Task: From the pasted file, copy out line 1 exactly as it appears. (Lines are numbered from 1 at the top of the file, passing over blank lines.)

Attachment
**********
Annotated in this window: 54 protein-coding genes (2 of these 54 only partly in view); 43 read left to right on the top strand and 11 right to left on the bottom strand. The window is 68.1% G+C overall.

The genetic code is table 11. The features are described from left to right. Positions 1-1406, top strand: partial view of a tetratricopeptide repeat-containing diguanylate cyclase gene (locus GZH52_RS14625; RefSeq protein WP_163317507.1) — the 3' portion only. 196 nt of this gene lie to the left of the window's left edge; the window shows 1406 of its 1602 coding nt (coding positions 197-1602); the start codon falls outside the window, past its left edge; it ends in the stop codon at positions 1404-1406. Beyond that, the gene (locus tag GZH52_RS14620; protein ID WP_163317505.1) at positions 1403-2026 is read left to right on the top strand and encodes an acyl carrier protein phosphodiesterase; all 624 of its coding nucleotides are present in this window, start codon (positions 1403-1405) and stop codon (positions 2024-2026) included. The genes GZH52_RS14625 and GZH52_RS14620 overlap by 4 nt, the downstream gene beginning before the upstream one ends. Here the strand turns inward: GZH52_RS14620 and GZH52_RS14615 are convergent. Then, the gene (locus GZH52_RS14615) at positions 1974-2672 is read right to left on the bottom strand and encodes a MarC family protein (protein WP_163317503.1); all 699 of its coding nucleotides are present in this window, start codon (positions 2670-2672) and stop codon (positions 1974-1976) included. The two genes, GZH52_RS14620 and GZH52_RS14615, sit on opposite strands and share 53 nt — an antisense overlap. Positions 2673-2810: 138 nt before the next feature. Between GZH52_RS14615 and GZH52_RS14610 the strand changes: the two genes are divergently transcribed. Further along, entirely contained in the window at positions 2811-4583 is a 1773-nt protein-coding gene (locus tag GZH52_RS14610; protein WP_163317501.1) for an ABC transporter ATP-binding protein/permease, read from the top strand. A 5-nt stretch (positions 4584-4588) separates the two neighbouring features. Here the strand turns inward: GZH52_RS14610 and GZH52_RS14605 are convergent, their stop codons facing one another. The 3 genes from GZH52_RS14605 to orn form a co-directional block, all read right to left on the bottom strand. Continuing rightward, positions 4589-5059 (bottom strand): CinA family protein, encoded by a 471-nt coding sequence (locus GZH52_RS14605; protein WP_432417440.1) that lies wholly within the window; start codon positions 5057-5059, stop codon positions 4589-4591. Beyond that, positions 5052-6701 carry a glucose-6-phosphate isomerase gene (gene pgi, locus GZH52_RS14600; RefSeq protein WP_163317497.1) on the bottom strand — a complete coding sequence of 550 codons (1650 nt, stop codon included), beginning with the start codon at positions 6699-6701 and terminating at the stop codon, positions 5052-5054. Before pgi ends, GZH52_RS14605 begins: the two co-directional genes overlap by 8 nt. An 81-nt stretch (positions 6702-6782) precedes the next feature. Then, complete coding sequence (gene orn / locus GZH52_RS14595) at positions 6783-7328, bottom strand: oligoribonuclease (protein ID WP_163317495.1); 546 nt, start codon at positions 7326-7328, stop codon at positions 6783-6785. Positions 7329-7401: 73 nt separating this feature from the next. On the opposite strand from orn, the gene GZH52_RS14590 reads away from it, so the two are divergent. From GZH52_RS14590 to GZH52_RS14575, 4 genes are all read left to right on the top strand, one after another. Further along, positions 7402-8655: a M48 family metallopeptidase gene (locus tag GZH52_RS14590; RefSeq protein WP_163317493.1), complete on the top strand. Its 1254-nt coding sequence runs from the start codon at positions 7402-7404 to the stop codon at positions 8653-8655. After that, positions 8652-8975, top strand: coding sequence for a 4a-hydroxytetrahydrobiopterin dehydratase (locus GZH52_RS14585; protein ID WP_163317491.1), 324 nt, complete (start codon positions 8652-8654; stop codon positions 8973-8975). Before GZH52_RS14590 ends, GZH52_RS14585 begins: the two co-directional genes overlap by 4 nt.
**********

Annotated in this window: 54 protein-coding genes (2 of these 54 only partly in view); 43 read left to right on the top strand and 11 right to left on the bottom strand. The window is 68.1% G+C overall.